Monthly Archives: December 2014

Allan’s video review of the CountyComm GP5/SSB

GP5SSB-MW-Antenna-1SWLing Post contributor, Dave Zantow (N9EWO), writes:

Allan’s (W2AEW) excellent “You Tube” Video has just been posted here on the CountyComm GP-5/SSB:

https://www.youtube.com/watch?v=JuEPJ3qGu_g

Many thanks for sharing this video, Dave!

Readers: I suggest you check out the library of informative videos Allan (W2AEW) has created over the years and even subscribe to his YouTube channel. His tutorial videos are quite professional and he does a brilliant job explaining complex electronic principles.  Indeed, be sure to check out one of his latest on the ETOW HumanaLight kit:

https://www.youtube.com/watch?v=qfgX93o8HzY

Click here for our full review of the CountyComm GP5/SSB.

Trevor Baylis: a CBE in the New Year Honours list

Trevor Baylis (Source: Wikimedia Commons)

Trevor Baylis (Source: Wikimedia Commons)

Inventor of the clockwork radio, Trevor Baylis, has been made a CBE in the New Year Honors list.

Mr. Baylis very much deserves this honor as his inventions have directly and indirectly fueled many self-powered innovations we enjoy today.

I’m honored to have spoken with Mr. Baylis over the years; he’s a brilliant, caring fellow with a sharp mind for solving problems and inventing solutions. Indeed, his advice has been invaluable for my charity, Ears To Our World. [Thank you, Trevor!]

I’m proud to own an original Freeplay/BayGen clockwork radio; somehow, winding up this radio and listening to it play from that released energy never gets old. Indeed, it’s still magic to me.

FreePlay-BayGen-Radio

Read the full news item about Trevor Baylis at the BBC News Technology site:

Inventor Trevor Baylis has been made a CBE in the New Year Honours list.

Best known for creating the Baygen wind-up radio, Mr Baylis was honoured for services to intellectual property.

Throughout his colourful life, which involved a stint as a stuntman, Mr Baylis has spent much of his time inventing or involved with engineering.

Most recently he has campaigned to make the UK a more hospitable place for inventors, and is seeking to help them safeguard their creations.

Continue reading on the BBC website…

Jonathan’s interviews with Gerry Wells

sup-obsessionGerald Wells, the Curator of the British Vintage Wireless & Television Museum passed away on December 22nd, 2014. In our previous post about his passing, I pointed to a brilliant BBC radio documentary which featured Mr. Wells.

Last week, Jonathan Marks posted his own tribute to Gerry Wells on Critical Distance. Jonathan’s post includes two half-hour interviews with Mr. Wells from 1986/1987.

Jonathan has kindly allowed me to embed an excerpt from his post, below, along with his interviews.

Jonathan writes:

“Sad to note that the Curator of the British Vintage Wireless & Television Museum, Gerald Wells, passed away on December 22 2014.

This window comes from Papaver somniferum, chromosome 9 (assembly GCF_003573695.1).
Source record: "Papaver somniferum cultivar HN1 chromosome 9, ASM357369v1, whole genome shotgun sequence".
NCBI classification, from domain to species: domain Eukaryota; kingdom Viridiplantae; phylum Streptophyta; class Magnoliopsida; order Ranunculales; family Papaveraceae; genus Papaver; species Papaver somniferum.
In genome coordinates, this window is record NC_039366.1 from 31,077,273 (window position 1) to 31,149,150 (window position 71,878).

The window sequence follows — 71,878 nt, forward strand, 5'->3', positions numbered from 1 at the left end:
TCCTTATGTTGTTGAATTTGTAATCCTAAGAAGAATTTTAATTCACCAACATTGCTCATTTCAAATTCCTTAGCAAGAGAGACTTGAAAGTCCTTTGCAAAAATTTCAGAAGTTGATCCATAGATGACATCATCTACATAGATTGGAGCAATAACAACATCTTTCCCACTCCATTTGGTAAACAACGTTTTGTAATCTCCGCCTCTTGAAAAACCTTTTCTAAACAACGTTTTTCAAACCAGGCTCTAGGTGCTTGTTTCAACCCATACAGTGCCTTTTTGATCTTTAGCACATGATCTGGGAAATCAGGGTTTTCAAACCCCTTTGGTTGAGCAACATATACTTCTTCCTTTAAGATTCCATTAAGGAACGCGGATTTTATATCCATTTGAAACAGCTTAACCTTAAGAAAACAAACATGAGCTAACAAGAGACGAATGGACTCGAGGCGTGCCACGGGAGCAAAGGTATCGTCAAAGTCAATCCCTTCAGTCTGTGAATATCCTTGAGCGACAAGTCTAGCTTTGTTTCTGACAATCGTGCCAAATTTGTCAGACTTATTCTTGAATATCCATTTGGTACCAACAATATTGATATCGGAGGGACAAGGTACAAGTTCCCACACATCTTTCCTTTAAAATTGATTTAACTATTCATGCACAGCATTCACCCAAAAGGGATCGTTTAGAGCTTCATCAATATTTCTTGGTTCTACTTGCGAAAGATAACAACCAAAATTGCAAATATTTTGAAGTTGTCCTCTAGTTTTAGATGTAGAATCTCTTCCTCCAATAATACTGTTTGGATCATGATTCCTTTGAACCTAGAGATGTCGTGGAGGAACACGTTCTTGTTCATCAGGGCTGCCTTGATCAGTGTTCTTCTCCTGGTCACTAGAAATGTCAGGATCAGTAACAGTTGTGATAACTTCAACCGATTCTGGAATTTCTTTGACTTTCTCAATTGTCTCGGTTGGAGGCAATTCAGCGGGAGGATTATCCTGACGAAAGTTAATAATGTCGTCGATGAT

At the end of the 1960’s Gerry gave up his job as an electrical contractor. He could see wireless sets being discarded and felt there was a need for a “Vintage Wireless Museum”. The Museum for Vintage Wireless came into existence in 1974 and was later expanded to include Television.

I made a couple of half hour documentaries with Gerry in 1986/1987, hearing the stories of how radios were built and got their names. Other documentaries focused on his life as a lifelong radio engineer.

I remember visiting the UK’s Vintage Radio Wireless Museum in Dulwich, South London as though it were yesterday. It’s just an ordinary terraced house from the outside, but inside its a celebration of the tube (Valve) radio, especially in the era 1920-1950. What’s more, Gerald Wells, was one of the world’s experts on valves – and had a flood of stories about the famous names I heard second-hand as a child. Did you know that Vidor Batteries were named after the manufacturers two daughters? And what were the better brands of radios.

Enthusiasts in the UK have since made a DVD about Gerald which I can recommend. Part Two of this programme was made in Dulwich one year later is also here on this blogpost. I am sure you could visit Gerald 1000 times and still take away new and different stories about this era of broadcasting. Anyone restoring early iPods? Thought not.”

I encourage you to check out Jonathan’s full post on Critical Distance. I’m always amazed at the number of topics Jonathan has covered in his radio career and, especially, his tenure at Media Networks. You’ll find hundreds of recordings like the ones above at the Media Network Vintage Vault

SSB for the non-technical

SSB

SWLing Post reader, Eleanor White, writes:

[I] have a short article I put together for those interested in disaster preparedness, to give non-techies the basics of tuning an SSB signal.s

Here’s the link:

http://www.randomcollection.info/ssb-tuning.pdf

Many thanks for sharing your article, Eleanor!

Treasure trove of radio nostalgia

AmericanRadioHistoryMany thanks to SWLing Post reader, Jarno, who shares a link to AmericanRadioHistory.com where you’ll find hundreds of issues of popular radio magazines from the 20th century. All of the issues are downloadable PDFs, thus can be viewed on any computer, smart phone, or tablet PC.

I find it amazing that many, if not all, of the magazines are even searchable. I could (and probably will) spend hours looking through and downloading these issues; I’ve been reading through the 1930s-era Short Wave Radio magazine this morning, and enjoying it thoroughly.

Many thanks for the tip, Jarno!